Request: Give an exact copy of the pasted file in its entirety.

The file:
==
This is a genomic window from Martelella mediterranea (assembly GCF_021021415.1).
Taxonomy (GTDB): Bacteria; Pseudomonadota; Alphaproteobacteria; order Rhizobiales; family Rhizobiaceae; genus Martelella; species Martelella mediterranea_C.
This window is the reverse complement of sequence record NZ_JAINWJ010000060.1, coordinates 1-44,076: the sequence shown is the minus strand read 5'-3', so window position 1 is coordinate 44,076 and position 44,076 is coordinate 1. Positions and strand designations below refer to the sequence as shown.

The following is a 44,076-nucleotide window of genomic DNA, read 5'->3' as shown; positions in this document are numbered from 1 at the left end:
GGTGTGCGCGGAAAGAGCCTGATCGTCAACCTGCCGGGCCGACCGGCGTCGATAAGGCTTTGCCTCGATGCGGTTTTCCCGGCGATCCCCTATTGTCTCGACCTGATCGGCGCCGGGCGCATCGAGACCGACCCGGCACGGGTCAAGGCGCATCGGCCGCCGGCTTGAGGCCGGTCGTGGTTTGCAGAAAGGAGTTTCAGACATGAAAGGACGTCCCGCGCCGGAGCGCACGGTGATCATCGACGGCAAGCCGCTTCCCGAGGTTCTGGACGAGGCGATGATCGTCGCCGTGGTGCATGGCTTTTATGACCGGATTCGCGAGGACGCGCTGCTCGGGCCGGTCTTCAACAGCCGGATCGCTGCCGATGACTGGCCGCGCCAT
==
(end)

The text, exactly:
This is a genomic window from Martelella mediterranea (assembly GCF_021021415.1).
Taxonomy (GTDB): Bacteria; Pseudomonadota; Alphaproteobacteria; order Rhizobiales; family Rhizobiaceae; genus Martelella; species Martelella mediterranea_C.
This window is the reverse complement of sequence record NZ_JAINWJ010000060.1, coordinates 1-44,076: the sequence shown is the minus strand read 5'-3', so window position 1 is coordinate 44,076 and position 44,076 is coordinate 1. Positions and strand designations below refer to the sequence as shown.

The following is a 44,076-nucleotide window of genomic DNA, read 5'->3' as shown; positions in this document are numbered from 1 at the left end:
GGTGTGCGCGGAAAGAGCCTGATCGTCAACCTGCCGGGCCGACCGGCGTCGATAAGGCTTTGCCTCGATGCGGTTTTCCCGGCGATCCCCTATTGTCTCGACCTGATCGGCGCCGGGCGCATCGAGACCGACCCGGCACGGGTCAAGGCGCATCGGCCGCCGGCTTGAGGCCGGTCGTGGTTTGCAGAAAGGAGTTTCAGACATGAAAGGACGTCCCGCGCCGGAGCGCACGGTGATCATCGACGGCAAGCCGCTTCCCGAGGTTCTGGACGAGGCGATGATCGTCGCCGTGGTGCATGGCTTTTATGACCGGATTCGCGAGGACGCGCTGCTCGGGCCGGTCTTCAACAGCCGGATCGCTGCCGATGACTGGCCGCGCCAT